for 1 h. Plates then were incubated and the average of diameter of the two inhibition zones was measured as an indicator of antibacterial action. The longer the diameter of inhibition zone means the higher antibacterial activity of the essential oil (Gillies and Dodds, 1984).

Statistical Analysis
Each of the measurements described was carried out in at least three replicate experiments and the results are reported as the mean and standard deviation. The significantly different calculated at level of p≤0.05.

RESULTS AND DISCUSSION

Chemical Composition of Essential Oil
Fifty-three components were separated and thirty five compounds of them were determined qualitatively and quantitatively, which represented about 96.05% (Table 2). The major component was citral (14.21%) and seven components were identified as main components (more than 4%) i.e., β-caryophyllene (10.71%), 1, 8-cineole (9.1%), Citronellol (8.87%), iso-menthone (6.43%), α-bergamotene (5.33%), menthonol (5.10%) and p-cymene (4.23%). Fourteen compounds were recorded as minor constituents (less than 4%) i.e., Germacrene (3.92%), camphene (2.86%), β-himachalene (2.58%), heptadienal (2.53%), β-bourborene (2.34%), terpinene (1.71%), carvacrol (1.625), β-pinene (1.52%), α-humlene (1.34%), eugenol (1.28%), linalool (1.27%), α-copaene (1.22%), α-zingiberene (1.13%) and 1,8-nonadiyne (1.12%). Thirteen compounds were identified as trace (less than 1%) i.e., α-ylangene (0.89%), borneol (0.86%), geranyl acetate (0.78%), phenyl butane (0.65%), octanol (0.54%), cadinene (0.44%), eudesmol(0.34%), t-ocimene (0.25%), patchulane (0.25%), cadinol (0.19%), t-carene (0.16%), cubenol (0.11%).

According to Carnat et al. (1999) citral (neral+geranial) represented 41% of the essential oil. The other main constituents were limonene, cineole, citronellol, caryophyllene oxide and spathulenol, all present at levels of more than 5%.

DPPH and Hydroxyl Radical Scavenging Effects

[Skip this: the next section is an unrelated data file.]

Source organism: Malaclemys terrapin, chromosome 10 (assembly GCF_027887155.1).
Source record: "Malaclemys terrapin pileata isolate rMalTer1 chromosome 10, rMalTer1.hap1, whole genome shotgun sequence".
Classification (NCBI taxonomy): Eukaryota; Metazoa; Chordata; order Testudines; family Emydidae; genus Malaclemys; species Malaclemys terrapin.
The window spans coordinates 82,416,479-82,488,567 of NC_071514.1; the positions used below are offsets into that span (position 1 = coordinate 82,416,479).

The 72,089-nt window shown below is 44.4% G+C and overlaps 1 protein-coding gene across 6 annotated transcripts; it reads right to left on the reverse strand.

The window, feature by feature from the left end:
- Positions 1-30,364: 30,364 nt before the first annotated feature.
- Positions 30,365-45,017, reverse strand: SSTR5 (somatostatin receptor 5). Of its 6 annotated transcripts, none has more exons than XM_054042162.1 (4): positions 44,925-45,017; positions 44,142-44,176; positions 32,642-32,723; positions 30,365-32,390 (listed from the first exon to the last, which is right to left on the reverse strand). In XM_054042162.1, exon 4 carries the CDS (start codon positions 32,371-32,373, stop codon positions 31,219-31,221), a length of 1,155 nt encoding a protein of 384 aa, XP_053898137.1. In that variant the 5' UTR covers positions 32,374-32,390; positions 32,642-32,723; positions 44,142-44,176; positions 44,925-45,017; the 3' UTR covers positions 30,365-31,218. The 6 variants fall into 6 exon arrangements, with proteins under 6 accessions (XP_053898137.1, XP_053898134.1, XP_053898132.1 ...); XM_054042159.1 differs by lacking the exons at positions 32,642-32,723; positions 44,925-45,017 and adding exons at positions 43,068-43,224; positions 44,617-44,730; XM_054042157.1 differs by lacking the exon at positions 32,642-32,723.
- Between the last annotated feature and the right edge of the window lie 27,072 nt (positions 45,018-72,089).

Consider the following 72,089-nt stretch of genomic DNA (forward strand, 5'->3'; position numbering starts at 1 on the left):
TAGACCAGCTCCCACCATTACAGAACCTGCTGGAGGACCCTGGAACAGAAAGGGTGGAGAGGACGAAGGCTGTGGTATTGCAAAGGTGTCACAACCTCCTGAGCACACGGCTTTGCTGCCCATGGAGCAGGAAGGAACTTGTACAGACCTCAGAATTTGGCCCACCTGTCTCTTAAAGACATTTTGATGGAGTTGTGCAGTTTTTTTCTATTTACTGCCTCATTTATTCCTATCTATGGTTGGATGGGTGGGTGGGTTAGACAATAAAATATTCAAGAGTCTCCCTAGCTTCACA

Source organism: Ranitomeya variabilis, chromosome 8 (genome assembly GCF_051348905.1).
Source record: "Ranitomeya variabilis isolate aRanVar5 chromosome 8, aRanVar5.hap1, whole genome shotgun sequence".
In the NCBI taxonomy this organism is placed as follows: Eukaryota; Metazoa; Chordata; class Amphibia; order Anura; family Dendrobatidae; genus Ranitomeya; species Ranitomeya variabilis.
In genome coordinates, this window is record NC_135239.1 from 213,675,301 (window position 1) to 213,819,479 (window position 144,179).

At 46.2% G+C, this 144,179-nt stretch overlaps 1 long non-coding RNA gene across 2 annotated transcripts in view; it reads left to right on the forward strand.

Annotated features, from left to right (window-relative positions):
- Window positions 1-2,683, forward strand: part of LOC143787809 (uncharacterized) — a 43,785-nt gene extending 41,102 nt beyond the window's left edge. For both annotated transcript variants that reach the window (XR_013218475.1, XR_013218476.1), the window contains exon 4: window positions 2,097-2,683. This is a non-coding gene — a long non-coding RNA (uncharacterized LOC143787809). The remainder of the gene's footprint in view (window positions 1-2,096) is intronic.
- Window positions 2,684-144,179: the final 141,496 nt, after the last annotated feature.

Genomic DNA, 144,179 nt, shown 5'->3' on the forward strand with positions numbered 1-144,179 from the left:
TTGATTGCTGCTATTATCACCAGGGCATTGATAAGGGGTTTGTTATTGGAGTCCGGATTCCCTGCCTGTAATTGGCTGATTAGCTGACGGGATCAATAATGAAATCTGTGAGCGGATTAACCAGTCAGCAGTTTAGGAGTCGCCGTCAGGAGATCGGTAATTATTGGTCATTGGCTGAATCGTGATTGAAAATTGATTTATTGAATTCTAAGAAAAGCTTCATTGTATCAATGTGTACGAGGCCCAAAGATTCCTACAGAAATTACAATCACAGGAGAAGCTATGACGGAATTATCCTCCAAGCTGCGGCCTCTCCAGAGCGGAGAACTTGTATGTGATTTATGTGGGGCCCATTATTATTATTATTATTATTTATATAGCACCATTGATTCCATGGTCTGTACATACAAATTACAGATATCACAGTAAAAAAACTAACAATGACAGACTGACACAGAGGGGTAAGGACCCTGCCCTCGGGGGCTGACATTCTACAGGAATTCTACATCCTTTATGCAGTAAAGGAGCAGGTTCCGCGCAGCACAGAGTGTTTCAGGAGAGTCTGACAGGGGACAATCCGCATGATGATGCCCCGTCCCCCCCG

As positive control, BHA was also examined at concentration 5 μL. The volatile oil has shown gradually increase at radical scavenging activity. As shown in Table 3 the volatile oil of lemon verbena

Table 2: GC-MS analytical results of lemon verbena leaf essential oil
Image for - Assessment of Volatile Components, Free Radical-Scavenging Capacity and Anti-Microbial Activity of Lemon Verbena Leaves
The identification on the basis of; a: Standard components, b: Published data c: Computer matching, Comparison of their retention times with and mass spectra with, Adams (2001) and computer matching with WILEY 275 and National Institute of Standards and Technology (NIST 3.0)

Table 3: Radical scavenging activity effects of Aloysia triphylla (L`Herit.) Britton (Lemon verbena) against DPPH and hydroxyl radicals
Image for - Assessment of Volatile Components, Free Radical-Scavenging Capacity and Anti-Microbial Activity of Lemon Verbena Leaves
Data represent the mean ± SE of three experimental replicates; values with different letter(s) in the same experiment and same column are significantly different p≤0.05

Table 4: Inhibition zone diameter (mm) of the essential oil against microorganisms
Image for - Assessment of Volatile Components, Free Radical-Scavenging Capacity and Anti-Microbial Activity of Lemon Verbena Leaves
*Obtained from Department of Microbiology, Agriculture Faculty, Cairo University, Tr: Indicate trace inhibition growth Diameter of the filter paper disc = 6.0 mm, -: No inhibition activity

leaves showed through all concentrations (5, 10 and 15 μL) for DPPH assay moderate radical scavenging activity (22.1, 34.2 and 42.4%, respectively) compared to BHA (75.4, 89.3 and 92.1%, respectively)). The scavenging effects of lemon verbena essential oil at concentrations 5, 10 and 15 μ on hydroxyl radical were 25.3, 38.2 and 47.2%, respectively. The scavenging effects of BHA at concentrations 5, 10, 15 μ on hydroxyl radical were 70.3, 75.1 and 78.5%, respectively. For hydroxyl radical scavenging test. OH radicals were generated by reaction of ferric-EDTA together with H2O2 and ascorbic acid to attack the substrate deoxyribose. The resulting products of the radical attack form a pink chromogen when heated with TBA in acid solution (Ohkawa et al., 1979; Shimada et al., 1992). When the oils or BHA were incubated with the reaction mixture they were able to interfere with free radical reaction and could prevent damage to the sugar.

A close to linear correlation between radical scavenging activity and concentration of polyphenolic compounds in various vegetable and fruits have been reported by Pyo et al. (2004) and Robards et al. (1999). These reports indicated that the radical scavenging activity of Aloysia triphylla might be mostly affected by position of the phenolic hydroxyl group, which is present in eugenol. Yepez et al. (2001) and Singh et al. (2007) used eugenol as standard, which removed 95% of the initial DPPH free radical.

Antibacterial Activity
The in vitro antibacterial activity of lemon verbena and the microorganisms employed assessed by the longer of the diameter of inhibition zones.